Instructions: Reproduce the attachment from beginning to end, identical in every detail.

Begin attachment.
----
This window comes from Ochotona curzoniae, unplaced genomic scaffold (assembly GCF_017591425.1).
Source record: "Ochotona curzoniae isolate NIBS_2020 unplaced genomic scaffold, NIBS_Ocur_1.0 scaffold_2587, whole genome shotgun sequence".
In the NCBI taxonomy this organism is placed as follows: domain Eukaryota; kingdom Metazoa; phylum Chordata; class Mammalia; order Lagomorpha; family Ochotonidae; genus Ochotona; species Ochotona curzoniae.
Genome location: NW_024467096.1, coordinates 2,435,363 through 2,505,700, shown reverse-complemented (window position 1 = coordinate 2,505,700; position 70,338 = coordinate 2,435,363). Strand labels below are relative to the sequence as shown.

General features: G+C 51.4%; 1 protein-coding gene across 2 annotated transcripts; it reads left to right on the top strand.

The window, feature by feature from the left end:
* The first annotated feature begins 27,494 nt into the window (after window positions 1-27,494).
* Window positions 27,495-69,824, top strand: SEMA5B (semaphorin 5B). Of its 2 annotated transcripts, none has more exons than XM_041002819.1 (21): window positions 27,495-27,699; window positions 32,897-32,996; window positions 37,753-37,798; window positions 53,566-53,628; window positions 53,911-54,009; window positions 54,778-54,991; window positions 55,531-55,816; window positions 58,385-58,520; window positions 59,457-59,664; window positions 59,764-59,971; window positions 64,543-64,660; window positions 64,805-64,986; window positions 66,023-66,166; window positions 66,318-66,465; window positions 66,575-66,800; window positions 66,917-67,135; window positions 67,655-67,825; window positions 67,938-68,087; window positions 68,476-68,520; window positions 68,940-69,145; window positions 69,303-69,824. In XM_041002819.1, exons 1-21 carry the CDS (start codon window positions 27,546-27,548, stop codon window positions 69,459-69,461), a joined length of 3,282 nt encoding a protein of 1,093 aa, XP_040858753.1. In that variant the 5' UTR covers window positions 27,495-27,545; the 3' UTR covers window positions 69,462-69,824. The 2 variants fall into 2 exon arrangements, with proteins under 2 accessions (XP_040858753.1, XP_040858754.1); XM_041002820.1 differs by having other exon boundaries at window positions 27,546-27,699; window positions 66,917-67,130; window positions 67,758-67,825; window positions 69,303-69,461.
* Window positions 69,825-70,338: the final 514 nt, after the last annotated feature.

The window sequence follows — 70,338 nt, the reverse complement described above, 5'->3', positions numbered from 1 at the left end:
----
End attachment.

This window comes from Ochotona curzoniae, unplaced genomic scaffold (assembly GCF_017591425.1).
Source record: "Ochotona curzoniae isolate NIBS_2020 unplaced genomic scaffold, NIBS_Ocur_1.0 scaffold_2587, whole genome shotgun sequence".
In the NCBI taxonomy this organism is placed as follows: domain Eukaryota; kingdom Metazoa; phylum Chordata; class Mammalia; order Lagomorpha; family Ochotonidae; genus Ochotona; species Ochotona curzoniae.
Genome location: NW_024467096.1, coordinates 2,435,363 through 2,505,700, shown reverse-complemented (window position 1 = coordinate 2,505,700; position 70,338 = coordinate 2,435,363). Strand labels below are relative to the sequence as shown.

General features: G+C 51.4%; 1 protein-coding gene across 2 annotated transcripts; it reads left to right on the top strand.

The window, feature by feature from the left end:
* The first annotated feature begins 27,494 nt into the window (after window positions 1-27,494).
* Window positions 27,495-69,824, top strand: SEMA5B (semaphorin 5B). Of its 2 annotated transcripts, none has more exons than XM_041002819.1 (21): window positions 27,495-27,699; window positions 32,897-32,996; window positions 37,753-37,798; window positions 53,566-53,628; window positions 53,911-54,009; window positions 54,778-54,991; window positions 55,531-55,816; window positions 58,385-58,520; window positions 59,457-59,664; window positions 59,764-59,971; window positions 64,543-64,660; window positions 64,805-64,986; window positions 66,023-66,166; window positions 66,318-66,465; window positions 66,575-66,800; window positions 66,917-67,135; window positions 67,655-67,825; window positions 67,938-68,087; window positions 68,476-68,520; window positions 68,940-69,145; window positions 69,303-69,824. In XM_041002819.1, exons 1-21 carry the CDS (start codon window positions 27,546-27,548, stop codon window positions 69,459-69,461), a joined length of 3,282 nt encoding a protein of 1,093 aa, XP_040858753.1. In that variant the 5' UTR covers window positions 27,495-27,545; the 3' UTR covers window positions 69,462-69,824. The 2 variants fall into 2 exon arrangements, with proteins under 2 accessions (XP_040858753.1, XP_040858754.1); XM_041002820.1 differs by having other exon boundaries at window positions 27,546-27,699; window positions 66,917-67,130; window positions 67,758-67,825; window positions 69,303-69,461.
* Window positions 69,825-70,338: the final 514 nt, after the last annotated feature.

The window sequence follows — 70,338 nt, the reverse complement described above, 5'->3', positions numbered from 1 at the left end: